While Google has announced that it will finally be bringing Assistant to all Marshmallow and Nougat phones, Samsung has other plans. While it tried and failed to implement its own voice AI with S Voice, a report from SamMobile says Samsung will be leaning on the tech it acquired when it purchased Viv Labs to debut its new assistant, Bixby. It will work across nearly every native Samsung application, according to the SamMobile report: “For example, it might be come in handy inside the Gallery app where you can ask Bixby to show you pictures and videos that satisfy particular criteria (similar to Google Photos and/or Apple’s Photos app in iOS 10). S Voice is likely to be replaced by Bixby in the Galaxy S8.”
According to leaked images, Bixby will be accessible via a button on the side of the device, though it’s not clear whether Samsung will also include a voice command like “OK Google” or “Hey Siri.” Korea’s ET News reports that the service will initially support eight languages, including English, Korean, and Chinese, and The Guardian said the AI assistant will be able “to perform tasks such as object recognition, using the smartphone’s camera similar to Google Goggles.”
Specs and expansion
Elsewhere, the S8 will be just as water resistant as the S7, with an IP68 rating, as well as support wireless charging via an optional pad. Both phones will feature 64GB of storage with microSD card support and 4GB of RAM.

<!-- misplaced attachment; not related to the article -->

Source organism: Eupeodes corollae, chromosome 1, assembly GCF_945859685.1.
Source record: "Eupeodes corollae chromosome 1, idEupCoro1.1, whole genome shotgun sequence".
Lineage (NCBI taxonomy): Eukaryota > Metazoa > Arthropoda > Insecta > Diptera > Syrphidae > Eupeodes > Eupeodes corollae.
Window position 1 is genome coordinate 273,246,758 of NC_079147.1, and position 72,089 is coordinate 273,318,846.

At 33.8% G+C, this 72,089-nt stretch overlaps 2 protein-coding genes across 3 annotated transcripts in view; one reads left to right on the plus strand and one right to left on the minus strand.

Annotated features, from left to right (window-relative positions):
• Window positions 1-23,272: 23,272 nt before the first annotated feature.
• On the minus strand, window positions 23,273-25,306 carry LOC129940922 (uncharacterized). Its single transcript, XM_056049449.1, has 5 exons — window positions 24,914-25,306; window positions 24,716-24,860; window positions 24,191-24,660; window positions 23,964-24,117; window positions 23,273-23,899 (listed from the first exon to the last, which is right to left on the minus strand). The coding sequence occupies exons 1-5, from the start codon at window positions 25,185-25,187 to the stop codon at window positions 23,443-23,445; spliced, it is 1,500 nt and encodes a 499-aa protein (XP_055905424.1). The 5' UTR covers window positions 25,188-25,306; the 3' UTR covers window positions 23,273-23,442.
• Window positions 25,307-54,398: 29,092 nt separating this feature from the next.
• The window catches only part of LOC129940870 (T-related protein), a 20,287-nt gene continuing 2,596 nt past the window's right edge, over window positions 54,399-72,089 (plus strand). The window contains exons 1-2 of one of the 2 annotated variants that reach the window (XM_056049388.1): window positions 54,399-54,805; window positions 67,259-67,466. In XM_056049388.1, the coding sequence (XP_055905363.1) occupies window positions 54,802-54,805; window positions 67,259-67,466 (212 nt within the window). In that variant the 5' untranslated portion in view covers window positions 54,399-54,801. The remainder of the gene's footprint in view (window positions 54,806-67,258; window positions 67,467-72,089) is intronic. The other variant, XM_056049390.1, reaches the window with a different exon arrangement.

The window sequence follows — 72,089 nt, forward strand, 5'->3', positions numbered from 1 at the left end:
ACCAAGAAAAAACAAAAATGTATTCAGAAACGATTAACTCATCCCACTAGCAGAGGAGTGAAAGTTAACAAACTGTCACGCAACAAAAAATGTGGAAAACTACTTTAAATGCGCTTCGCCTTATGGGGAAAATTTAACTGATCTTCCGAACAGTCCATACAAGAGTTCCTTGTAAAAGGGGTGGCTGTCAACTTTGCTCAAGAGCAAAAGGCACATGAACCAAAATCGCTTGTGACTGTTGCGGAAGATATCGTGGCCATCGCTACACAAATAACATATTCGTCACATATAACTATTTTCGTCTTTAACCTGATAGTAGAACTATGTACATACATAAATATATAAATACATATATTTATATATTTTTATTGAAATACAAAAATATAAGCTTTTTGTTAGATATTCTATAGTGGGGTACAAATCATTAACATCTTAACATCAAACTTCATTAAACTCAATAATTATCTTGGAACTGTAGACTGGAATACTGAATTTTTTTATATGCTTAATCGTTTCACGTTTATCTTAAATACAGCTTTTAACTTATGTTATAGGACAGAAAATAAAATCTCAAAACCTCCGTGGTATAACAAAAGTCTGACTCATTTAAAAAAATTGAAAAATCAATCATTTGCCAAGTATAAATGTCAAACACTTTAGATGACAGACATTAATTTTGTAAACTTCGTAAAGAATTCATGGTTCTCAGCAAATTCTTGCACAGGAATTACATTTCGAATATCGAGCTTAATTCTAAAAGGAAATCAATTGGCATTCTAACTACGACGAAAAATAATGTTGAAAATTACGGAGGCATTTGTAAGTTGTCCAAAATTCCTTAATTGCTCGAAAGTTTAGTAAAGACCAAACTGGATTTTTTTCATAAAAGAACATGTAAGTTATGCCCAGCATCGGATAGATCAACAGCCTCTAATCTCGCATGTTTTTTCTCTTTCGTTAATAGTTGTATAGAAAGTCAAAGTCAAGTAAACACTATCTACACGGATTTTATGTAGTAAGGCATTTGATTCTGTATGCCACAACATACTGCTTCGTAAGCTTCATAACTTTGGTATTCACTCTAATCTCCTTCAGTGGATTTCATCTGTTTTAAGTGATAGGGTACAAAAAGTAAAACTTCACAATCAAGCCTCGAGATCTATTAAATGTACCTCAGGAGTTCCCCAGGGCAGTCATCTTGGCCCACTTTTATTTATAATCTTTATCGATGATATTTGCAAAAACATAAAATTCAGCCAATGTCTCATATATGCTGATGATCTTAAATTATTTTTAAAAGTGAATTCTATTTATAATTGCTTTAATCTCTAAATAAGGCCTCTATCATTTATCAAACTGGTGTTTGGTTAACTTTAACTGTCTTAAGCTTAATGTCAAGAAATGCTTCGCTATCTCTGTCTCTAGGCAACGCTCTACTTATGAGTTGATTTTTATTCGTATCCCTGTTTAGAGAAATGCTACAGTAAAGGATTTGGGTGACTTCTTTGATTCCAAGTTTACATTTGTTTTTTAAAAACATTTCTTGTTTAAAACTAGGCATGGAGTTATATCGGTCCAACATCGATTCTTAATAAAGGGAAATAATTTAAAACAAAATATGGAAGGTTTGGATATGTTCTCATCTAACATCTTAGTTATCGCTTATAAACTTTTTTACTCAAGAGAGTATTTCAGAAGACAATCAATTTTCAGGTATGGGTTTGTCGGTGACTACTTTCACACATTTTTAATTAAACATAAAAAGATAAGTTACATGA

Additionally, there will reportedly be support for an expansion dock that allows the S8 to hook up to a monitor. While details are sketchy, a leaked photo from a purported S8 user manual unearthed by Android Police shows a DeX phone dock that is displaying the Galaxy screen on a monitor, and sources told The Guardian that the new dock and service will turn the phone into an “Android desktop computer, connecting to a monitor, keyboard and other peripherals called DeX (short for desktop extension).”
Price and release
Samsung announced at Mobile World Congress that the S8 will be unveiled at an event in New York City on March 29. A report by Korean-based The Investor says that preorders for the new phone will begin April 10, with a global launch happening on April 21, although Evan Blass of VentureBeat claims that it has been pushed back a week, to April 28. While a four-week window between announcement and launch is a little long (the S7 was unveiled on Feb. 21, 2016 and released on March 11), those dates are mostly much in line with Samsung’s usual timing.
Pricing is less clear, but a research note by Goldman Sachs claimed that the Galaxy S8 could cost the company as much as 15 to 20 percent more than the S7 to manufacture due to the effect of rising raw material prices, which means that the flagship handset could jump to more than $800 for entry-level buyers. However, Apple quietly increased the price of its latest plus-sized iPhone by $20 last year, so a price increase isn’t out of the question.